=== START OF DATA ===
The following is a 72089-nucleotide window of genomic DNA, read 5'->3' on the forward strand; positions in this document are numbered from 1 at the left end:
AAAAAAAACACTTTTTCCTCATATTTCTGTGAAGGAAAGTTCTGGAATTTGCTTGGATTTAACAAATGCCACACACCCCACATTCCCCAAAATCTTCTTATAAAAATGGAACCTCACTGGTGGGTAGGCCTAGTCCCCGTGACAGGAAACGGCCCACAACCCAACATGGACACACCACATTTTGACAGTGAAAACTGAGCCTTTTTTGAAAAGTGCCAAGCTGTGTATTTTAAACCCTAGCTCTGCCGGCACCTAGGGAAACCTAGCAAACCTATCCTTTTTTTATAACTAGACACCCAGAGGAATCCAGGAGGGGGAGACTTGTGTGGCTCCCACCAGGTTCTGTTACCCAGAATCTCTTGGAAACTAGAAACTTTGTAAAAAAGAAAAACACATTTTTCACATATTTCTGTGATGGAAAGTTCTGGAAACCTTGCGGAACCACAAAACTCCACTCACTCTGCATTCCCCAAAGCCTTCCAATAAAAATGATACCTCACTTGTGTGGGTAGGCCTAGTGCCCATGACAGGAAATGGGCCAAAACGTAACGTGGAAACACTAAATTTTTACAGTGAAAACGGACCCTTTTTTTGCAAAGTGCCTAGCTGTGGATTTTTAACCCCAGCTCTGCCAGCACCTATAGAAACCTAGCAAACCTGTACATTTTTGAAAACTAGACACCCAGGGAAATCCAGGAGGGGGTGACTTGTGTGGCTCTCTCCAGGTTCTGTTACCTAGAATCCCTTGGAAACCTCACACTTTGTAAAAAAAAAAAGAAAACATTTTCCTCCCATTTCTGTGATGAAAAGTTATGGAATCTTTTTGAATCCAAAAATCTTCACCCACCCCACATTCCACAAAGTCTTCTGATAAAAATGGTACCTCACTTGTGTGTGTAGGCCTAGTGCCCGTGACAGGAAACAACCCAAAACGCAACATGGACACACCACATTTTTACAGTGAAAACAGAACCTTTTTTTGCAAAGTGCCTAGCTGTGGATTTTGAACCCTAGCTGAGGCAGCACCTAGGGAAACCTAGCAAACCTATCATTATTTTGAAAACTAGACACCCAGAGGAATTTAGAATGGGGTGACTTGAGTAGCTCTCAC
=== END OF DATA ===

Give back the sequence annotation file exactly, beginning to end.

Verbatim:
The following is a 72089-nucleotide window of genomic DNA, read 5'->3' on the forward strand; positions in this document are numbered from 1 at the left end:
AAAAAAAACACTTTTTCCTCATATTTCTGTGAAGGAAAGTTCTGGAATTTGCTTGGATTTAACAAATGCCACACACCCCACATTCCCCAAAATCTTCTTATAAAAATGGAACCTCACTGGTGGGTAGGCCTAGTCCCCGTGACAGGAAACGGCCCACAACCCAACATGGACACACCACATTTTGACAGTGAAAACTGAGCCTTTTTTGAAAAGTGCCAAGCTGTGTATTTTAAACCCTAGCTCTGCCGGCACCTAGGGAAACCTAGCAAACCTATCCTTTTTTTATAACTAGACACCCAGAGGAATCCAGGAGGGGGAGACTTGTGTGGCTCCCACCAGGTTCTGTTACCCAGAATCTCTTGGAAACTAGAAACTTTGTAAAAAAGAAAAACACATTTTTCACATATTTCTGTGATGGAAAGTTCTGGAAACCTTGCGGAACCACAAAACTCCACTCACTCTGCATTCCCCAAAGCCTTCCAATAAAAATGATACCTCACTTGTGTGGGTAGGCCTAGTGCCCATGACAGGAAATGGGCCAAAACGTAACGTGGAAACACTAAATTTTTACAGTGAAAACGGACCCTTTTTTTGCAAAGTGCCTAGCTGTGGATTTTTAACCCCAGCTCTGCCAGCACCTATAGAAACCTAGCAAACCTGTACATTTTTGAAAACTAGACACCCAGGGAAATCCAGGAGGGGGTGACTTGTGTGGCTCTCTCCAGGTTCTGTTACCTAGAATCCCTTGGAAACCTCACACTTTGTAAAAAAAAAAAGAAAACATTTTCCTCCCATTTCTGTGATGAAAAGTTATGGAATCTTTTTGAATCCAAAAATCTTCACCCACCCCACATTCCACAAAGTCTTCTGATAAAAATGGTACCTCACTTGTGTGTGTAGGCCTAGTGCCCGTGACAGGAAACAACCCAAAACGCAACATGGACACACCACATTTTTACAGTGAAAACAGAACCTTTTTTTGCAAAGTGCCTAGCTGTGGATTTTGAACCCTAGCTGAGGCAGCACCTAGGGAAACCTAGCAAACCTATCATTATTTTGAAAACTAGACACCCAGAGGAATTTAGAATGGGGTGACTTGAGTAGCTCTCAC